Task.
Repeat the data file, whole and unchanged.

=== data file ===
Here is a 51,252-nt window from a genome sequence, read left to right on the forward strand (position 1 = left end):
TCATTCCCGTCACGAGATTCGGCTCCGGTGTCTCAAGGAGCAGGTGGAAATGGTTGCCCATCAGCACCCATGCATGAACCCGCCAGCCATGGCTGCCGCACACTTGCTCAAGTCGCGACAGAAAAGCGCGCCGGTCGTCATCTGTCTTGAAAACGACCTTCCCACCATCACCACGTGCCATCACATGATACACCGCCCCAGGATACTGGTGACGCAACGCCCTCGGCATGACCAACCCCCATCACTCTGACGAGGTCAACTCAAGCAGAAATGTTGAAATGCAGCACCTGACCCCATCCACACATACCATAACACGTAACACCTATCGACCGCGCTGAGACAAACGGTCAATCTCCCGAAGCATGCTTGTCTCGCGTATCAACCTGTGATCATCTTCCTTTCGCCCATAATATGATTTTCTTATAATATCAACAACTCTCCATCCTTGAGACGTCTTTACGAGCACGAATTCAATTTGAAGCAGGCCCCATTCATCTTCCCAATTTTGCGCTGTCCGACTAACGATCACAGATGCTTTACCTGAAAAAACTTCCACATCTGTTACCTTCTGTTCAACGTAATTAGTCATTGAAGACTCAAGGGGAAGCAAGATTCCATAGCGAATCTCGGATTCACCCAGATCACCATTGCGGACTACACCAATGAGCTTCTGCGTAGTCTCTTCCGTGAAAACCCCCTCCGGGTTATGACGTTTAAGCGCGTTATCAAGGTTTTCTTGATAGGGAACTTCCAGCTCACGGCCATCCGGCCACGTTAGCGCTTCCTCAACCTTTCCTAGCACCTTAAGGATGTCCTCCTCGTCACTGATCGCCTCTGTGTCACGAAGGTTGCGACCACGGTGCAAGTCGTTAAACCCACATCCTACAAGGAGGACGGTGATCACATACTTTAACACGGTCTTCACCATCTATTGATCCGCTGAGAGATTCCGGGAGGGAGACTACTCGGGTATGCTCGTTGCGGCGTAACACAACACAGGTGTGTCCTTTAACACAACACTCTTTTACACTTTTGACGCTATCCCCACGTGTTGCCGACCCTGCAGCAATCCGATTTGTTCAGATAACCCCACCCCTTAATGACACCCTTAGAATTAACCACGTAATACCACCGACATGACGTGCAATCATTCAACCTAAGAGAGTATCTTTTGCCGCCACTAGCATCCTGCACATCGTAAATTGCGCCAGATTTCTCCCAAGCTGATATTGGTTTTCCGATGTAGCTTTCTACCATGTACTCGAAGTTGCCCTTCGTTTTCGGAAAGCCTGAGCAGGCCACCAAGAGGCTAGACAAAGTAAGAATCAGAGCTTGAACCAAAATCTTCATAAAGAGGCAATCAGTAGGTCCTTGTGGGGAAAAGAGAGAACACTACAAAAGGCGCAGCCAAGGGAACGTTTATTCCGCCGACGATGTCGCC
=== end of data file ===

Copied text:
Here is a 51,252-nt window from a genome sequence, read left to right on the forward strand (position 1 = left end):
TCATTCCCGTCACGAGATTCGGCTCCGGTGTCTCAAGGAGCAGGTGGAAATGGTTGCCCATCAGCACCCATGCATGAACCCGCCAGCCATGGCTGCCGCACACTTGCTCAAGTCGCGACAGAAAAGCGCGCCGGTCGTCATCTGTCTTGAAAACGACCTTCCCACCATCACCACGTGCCATCACATGATACACCGCCCCAGGATACTGGTGACGCAACGCCCTCGGCATGACCAACCCCCATCACTCTGACGAGGTCAACTCAAGCAGAAATGTTGAAATGCAGCACCTGACCCCATCCACACATACCATAACACGTAACACCTATCGACCGCGCTGAGACAAACGGTCAATCTCCCGAAGCATGCTTGTCTCGCGTATCAACCTGTGATCATCTTCCTTTCGCCCATAATATGATTTTCTTATAATATCAACAACTCTCCATCCTTGAGACGTCTTTACGAGCACGAATTCAATTTGAAGCAGGCCCCATTCATCTTCCCAATTTTGCGCTGTCCGACTAACGATCACAGATGCTTTACCTGAAAAAACTTCCACATCTGTTACCTTCTGTTCAACGTAATTAGTCATTGAAGACTCAAGGGGAAGCAAGATTCCATAGCGAATCTCGGATTCACCCAGATCACCATTGCGGACTACACCAATGAGCTTCTGCGTAGTCTCTTCCGTGAAAACCCCCTCCGGGTTATGACGTTTAAGCGCGTTATCAAGGTTTTCTTGATAGGGAACTTCCAGCTCACGGCCATCCGGCCACGTTAGCGCTTCCTCAACCTTTCCTAGCACCTTAAGGATGTCCTCCTCGTCACTGATCGCCTCTGTGTCACGAAGGTTGCGACCACGGTGCAAGTCGTTAAACCCACATCCTACAAGGAGGACGGTGATCACATACTTTAACACGGTCTTCACCATCTATTGATCCGCTGAGAGATTCCGGGAGGGAGACTACTCGGGTATGCTCGTTGCGGCGTAACACAACACAGGTGTGTCCTTTAACACAACACTCTTTTACACTTTTGACGCTATCCCCACGTGTTGCCGACCCTGCAGCAATCCGATTTGTTCAGATAACCCCACCCCTTAATGACACCCTTAGAATTAACCACGTAATACCACCGACATGACGTGCAATCATTCAACCTAAGAGAGTATCTTTTGCCGCCACTAGCATCCTGCACATCGTAAATTGCGCCAGATTTCTCCCAAGCTGATATTGGTTTTCCGATGTAGCTTTCTACCATGTACTCGAAGTTGCCCTTCGTTTTCGGAAAGCCTGAGCAGGCCACCAAGAGGCTAGACAAAGTAAGAATCAGAGCTTGAACCAAAATCTTCATAAAGAGGCAATCAGTAGGTCCTTGTGGGGAAAAGAGAGAACACTACAAAAGGCGCAGCCAAGGGAACGTTTATTCCGCCGACGATGTCGCC